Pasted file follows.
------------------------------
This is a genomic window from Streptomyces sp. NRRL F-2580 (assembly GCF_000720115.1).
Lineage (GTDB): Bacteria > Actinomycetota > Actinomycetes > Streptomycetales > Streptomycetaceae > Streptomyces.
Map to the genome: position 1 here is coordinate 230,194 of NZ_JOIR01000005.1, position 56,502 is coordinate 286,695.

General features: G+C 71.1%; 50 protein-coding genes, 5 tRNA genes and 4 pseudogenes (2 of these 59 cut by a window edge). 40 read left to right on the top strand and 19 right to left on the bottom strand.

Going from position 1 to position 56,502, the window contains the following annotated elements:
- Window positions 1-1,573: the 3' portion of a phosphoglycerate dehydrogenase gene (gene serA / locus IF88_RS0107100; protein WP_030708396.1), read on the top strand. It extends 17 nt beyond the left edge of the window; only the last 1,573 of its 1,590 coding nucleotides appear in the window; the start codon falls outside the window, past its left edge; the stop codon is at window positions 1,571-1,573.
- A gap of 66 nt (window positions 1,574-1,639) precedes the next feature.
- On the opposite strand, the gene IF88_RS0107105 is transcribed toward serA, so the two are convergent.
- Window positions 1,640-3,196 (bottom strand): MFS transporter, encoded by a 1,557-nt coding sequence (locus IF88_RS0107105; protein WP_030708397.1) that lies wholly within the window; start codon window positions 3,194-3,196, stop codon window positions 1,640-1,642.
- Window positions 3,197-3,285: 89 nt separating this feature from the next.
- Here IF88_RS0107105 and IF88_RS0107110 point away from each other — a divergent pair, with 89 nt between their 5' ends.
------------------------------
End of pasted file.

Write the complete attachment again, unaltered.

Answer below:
This is a genomic window from Streptomyces sp. NRRL F-2580 (assembly GCF_000720115.1).
Lineage (GTDB): Bacteria > Actinomycetota > Actinomycetes > Streptomycetales > Streptomycetaceae > Streptomyces.
Map to the genome: position 1 here is coordinate 230,194 of NZ_JOIR01000005.1, position 56,502 is coordinate 286,695.

General features: G+C 71.1%; 50 protein-coding genes, 5 tRNA genes and 4 pseudogenes (2 of these 59 cut by a window edge). 40 read left to right on the top strand and 19 right to left on the bottom strand.

Going from position 1 to position 56,502, the window contains the following annotated elements:
- Window positions 1-1,573: the 3' portion of a phosphoglycerate dehydrogenase gene (gene serA / locus IF88_RS0107100; protein WP_030708396.1), read on the top strand. It extends 17 nt beyond the left edge of the window; only the last 1,573 of its 1,590 coding nucleotides appear in the window; the start codon falls outside the window, past its left edge; the stop codon is at window positions 1,571-1,573.
- A gap of 66 nt (window positions 1,574-1,639) precedes the next feature.
- On the opposite strand, the gene IF88_RS0107105 is transcribed toward serA, so the two are convergent.
- Window positions 1,640-3,196 (bottom strand): MFS transporter, encoded by a 1,557-nt coding sequence (locus IF88_RS0107105; protein WP_030708397.1) that lies wholly within the window; start codon window positions 3,194-3,196, stop codon window positions 1,640-1,642.
- Window positions 3,197-3,285: 89 nt separating this feature from the next.
- Here IF88_RS0107105 and IF88_RS0107110 point away from each other — a divergent pair, with 89 nt between their 5' ends.